Images of Granuloma, Pyogenic
Pyogenic granuloma is a common non-cancerous (benign) growth that often appears as a rapidly growing, bleeding bump on the skin or inside the mouth. It is made up of blood vessels and may occur at a location that has had a minor injury.
Who's at risk?
Pyogenic granulomas occur in people of all races. Women are more frequently affected than men, though male and female children are equally affected.
A pyogenic granuloma is most often seen in:
- Children and young adults
- Pregnant women
- Women taking oral contraceptives
- People taking certain oral retinoids, including isotretinoin or acitretin (Soriatane®)
- People taking protease inhibitors such as indinavir (Crixivan®)
- People undergoing chemotherapy
Signs and Symptoms
The most common locations for a pyogenic granuloma include:
- Hands, fingers, and forearms
- Head, face, and neck
- Lips, gums, and inner mouth (particularly in pregnant women)
Any rapidly growing skin growth should be examined by a physician in order to confirm the correct diagnosis. Because pyogenic granulomas may bleed easily, cover the lesion with a bandage until you see your child's doctor.
When to Seek Medical Care
Make an appointment with your child's doctor or a dermatologist if any rapidly growing or bleeding growth develops on your child's skin or in the areas lining body cavities (mucous membranes) such as the mouth, nose, ears, eyes, or genitalia.
Treatments Your Physician May Prescribe
If the diagnosis of pyogenic granuloma is suspected, the doctor may perform a skin biopsy. The procedure involves:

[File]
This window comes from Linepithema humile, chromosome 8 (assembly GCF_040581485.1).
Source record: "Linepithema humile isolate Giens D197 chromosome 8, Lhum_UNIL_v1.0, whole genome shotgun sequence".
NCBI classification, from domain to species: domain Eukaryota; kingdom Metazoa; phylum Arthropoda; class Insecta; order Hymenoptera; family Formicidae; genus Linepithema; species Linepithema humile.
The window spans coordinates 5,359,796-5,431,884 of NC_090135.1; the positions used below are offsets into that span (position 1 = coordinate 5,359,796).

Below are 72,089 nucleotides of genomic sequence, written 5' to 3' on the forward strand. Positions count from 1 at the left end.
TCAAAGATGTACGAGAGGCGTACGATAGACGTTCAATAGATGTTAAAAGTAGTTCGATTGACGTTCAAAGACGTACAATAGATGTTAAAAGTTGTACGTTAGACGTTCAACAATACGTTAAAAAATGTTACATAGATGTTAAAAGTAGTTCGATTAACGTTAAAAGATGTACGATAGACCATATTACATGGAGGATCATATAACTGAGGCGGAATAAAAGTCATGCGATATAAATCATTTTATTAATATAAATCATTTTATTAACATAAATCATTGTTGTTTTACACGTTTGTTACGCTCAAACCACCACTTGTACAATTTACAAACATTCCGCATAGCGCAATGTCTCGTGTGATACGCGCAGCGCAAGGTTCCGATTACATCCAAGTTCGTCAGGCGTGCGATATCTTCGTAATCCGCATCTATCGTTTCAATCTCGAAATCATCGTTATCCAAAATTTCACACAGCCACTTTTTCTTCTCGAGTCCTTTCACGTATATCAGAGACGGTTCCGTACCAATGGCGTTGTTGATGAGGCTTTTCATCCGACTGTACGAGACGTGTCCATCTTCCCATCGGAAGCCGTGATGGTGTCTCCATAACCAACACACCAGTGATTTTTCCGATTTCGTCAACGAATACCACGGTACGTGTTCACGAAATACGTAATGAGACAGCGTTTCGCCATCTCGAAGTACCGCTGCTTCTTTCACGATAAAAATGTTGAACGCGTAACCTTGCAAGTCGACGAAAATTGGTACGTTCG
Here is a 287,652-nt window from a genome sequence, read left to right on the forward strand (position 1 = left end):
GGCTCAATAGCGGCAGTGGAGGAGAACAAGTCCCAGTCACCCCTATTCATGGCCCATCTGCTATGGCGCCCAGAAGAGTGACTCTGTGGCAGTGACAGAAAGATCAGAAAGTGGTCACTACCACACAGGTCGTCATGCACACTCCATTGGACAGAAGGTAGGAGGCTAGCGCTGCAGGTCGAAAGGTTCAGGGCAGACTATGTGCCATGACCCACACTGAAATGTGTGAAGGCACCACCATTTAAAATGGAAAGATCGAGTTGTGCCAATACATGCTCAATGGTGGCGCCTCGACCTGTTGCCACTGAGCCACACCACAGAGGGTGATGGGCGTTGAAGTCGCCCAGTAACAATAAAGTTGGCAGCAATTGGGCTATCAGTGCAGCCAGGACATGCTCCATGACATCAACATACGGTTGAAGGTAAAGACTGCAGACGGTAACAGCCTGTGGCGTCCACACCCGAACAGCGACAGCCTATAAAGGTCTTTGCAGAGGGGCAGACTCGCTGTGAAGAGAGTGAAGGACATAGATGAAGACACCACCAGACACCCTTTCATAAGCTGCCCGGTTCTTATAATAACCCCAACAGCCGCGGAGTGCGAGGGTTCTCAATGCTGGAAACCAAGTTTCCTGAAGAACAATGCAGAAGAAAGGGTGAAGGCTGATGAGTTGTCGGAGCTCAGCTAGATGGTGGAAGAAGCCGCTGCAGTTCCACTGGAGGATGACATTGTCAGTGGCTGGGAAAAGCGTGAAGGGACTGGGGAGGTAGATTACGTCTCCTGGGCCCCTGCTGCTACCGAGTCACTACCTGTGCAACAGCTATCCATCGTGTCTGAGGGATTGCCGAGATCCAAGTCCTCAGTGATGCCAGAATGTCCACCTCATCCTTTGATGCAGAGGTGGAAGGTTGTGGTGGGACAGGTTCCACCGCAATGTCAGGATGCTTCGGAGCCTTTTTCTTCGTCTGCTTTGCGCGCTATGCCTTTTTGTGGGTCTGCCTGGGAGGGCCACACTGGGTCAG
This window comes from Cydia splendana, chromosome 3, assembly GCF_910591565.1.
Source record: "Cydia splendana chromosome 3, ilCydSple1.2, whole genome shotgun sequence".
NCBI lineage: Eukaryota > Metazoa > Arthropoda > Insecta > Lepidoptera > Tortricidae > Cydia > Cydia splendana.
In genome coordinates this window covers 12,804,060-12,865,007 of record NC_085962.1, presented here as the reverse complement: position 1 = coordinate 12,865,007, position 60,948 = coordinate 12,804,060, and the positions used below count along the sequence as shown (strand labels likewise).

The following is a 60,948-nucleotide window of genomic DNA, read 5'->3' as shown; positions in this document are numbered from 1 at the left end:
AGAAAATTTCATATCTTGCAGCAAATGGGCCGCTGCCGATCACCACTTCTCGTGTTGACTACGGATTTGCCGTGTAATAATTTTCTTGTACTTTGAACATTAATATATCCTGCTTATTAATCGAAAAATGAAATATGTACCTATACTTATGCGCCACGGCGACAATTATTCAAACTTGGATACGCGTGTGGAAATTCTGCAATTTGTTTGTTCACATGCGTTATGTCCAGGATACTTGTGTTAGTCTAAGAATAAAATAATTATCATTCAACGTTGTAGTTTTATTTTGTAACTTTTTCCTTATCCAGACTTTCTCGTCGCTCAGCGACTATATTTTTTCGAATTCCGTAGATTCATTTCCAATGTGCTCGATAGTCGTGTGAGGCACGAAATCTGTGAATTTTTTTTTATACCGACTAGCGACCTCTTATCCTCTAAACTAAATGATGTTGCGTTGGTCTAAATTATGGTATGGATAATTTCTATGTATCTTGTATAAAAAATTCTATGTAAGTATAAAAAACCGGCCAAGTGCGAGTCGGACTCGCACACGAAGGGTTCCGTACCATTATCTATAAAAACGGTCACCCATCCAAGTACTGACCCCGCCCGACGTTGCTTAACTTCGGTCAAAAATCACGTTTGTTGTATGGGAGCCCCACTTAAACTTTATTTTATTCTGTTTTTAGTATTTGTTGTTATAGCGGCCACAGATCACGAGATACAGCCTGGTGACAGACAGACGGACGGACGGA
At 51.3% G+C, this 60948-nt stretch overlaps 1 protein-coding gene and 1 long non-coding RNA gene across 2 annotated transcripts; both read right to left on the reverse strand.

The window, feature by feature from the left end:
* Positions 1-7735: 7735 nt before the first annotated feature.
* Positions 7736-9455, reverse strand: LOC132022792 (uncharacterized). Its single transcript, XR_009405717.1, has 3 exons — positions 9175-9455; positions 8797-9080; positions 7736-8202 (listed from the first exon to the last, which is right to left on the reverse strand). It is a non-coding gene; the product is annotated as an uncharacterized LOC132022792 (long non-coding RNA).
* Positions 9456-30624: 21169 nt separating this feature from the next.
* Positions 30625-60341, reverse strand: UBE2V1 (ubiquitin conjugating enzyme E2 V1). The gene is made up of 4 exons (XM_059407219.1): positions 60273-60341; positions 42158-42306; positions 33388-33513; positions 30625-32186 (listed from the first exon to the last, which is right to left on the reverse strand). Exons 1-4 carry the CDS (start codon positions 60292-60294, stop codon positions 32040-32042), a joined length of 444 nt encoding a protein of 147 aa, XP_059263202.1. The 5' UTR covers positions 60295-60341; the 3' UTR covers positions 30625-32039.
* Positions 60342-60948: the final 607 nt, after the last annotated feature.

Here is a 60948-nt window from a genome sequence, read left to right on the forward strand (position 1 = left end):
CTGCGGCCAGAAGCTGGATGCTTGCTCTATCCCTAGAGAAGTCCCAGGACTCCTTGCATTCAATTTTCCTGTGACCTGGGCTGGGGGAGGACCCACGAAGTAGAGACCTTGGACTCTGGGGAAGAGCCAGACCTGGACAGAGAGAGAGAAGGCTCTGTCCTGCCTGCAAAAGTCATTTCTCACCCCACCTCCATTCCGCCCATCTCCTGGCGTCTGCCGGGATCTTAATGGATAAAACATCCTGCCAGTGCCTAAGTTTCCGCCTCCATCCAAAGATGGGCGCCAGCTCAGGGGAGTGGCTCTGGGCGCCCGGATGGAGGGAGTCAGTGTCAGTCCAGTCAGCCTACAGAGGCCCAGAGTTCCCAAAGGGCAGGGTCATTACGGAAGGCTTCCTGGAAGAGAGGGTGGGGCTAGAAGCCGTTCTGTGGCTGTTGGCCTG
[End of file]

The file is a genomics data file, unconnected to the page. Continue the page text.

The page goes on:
- Numbing the skin with an injectable anesthetic.
- Sampling a small piece of skin by using a flexible razor blade, a scalpel, or a tiny cookie cutter (called a "punch biopsy"). If a punch biopsy is taken, a suture or two may be placed and will need to be removed 6–14 days later.
- Having the skin sample examined under the microscope by a specially trained physician (dermatopathologist).
Although pyogenic granuloma is a harmless condition, it is frequently removed due to its tendency to bleed, its tenderness to the touch, and its distressing appearance. However, pyogenic granulomas may go away on their own without treatment.
If the pyogenic granuloma is obvious, the physician may choose to treat it immediately after obtaining a biopsy. Such treatments include:
- Scraping and burning (curettage and cauterization). After numbing with local anesthetic, the area is scraped with a sharp instrument (a curette) and burned with an electric needle (cautery)
- Silver nitrate solution
- Topical imiquimod cream (Aldara®)
- Laser treatment
- Freezing with liquid nitrogen (cryotherapy)
- Surgical removal (excision)
Trusted LinksClinical Information and Differential Diagnosis of Granuloma, Pyogenic
Bolognia, Jean L., ed. Dermatology, pp.1823-1824. New York: Mosby, 2003.
Freedberg, Irwin M., ed. Fitzpatrick's Dermatology in General Medicine. 6th ed, pp.1003, 1009. New York: McGraw-Hill, 2003.